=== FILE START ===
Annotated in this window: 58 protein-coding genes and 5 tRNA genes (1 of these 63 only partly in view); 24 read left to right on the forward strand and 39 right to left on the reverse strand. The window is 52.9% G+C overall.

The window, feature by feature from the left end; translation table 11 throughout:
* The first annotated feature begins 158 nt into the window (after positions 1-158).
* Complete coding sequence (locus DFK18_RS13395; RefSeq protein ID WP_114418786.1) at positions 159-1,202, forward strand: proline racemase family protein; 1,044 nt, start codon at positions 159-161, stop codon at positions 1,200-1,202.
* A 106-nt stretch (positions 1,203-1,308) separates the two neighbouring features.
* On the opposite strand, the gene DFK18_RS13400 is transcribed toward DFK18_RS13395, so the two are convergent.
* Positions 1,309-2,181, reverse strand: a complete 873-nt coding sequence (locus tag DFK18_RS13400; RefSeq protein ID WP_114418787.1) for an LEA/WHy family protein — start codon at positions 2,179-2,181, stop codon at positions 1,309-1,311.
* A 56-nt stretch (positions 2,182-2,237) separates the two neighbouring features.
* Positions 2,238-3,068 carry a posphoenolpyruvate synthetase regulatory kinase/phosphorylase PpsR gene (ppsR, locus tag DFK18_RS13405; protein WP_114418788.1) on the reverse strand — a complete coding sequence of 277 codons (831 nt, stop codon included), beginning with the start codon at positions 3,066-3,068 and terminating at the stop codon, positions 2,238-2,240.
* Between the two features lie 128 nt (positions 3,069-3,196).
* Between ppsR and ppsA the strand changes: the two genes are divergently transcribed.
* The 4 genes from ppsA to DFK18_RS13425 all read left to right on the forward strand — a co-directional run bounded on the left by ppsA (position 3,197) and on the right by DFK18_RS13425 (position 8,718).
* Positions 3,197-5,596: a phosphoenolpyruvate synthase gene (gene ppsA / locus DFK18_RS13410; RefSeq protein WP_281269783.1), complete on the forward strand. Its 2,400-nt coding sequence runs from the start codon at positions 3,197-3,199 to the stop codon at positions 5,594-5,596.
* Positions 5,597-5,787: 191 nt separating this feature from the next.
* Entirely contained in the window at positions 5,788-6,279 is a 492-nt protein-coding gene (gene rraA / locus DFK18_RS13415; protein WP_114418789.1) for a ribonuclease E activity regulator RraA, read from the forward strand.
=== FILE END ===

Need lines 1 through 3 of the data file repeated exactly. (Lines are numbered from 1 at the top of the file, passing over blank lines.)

Annotated in this window: 58 protein-coding genes and 5 tRNA genes (1 of these 63 only partly in view); 24 read left to right on the forward strand and 39 right to left on the reverse strand. The window is 52.9% G+C overall.

The window, feature by feature from the left end; translation table 11 throughout:
* The first annotated feature begins 158 nt into the window (after positions 1-158).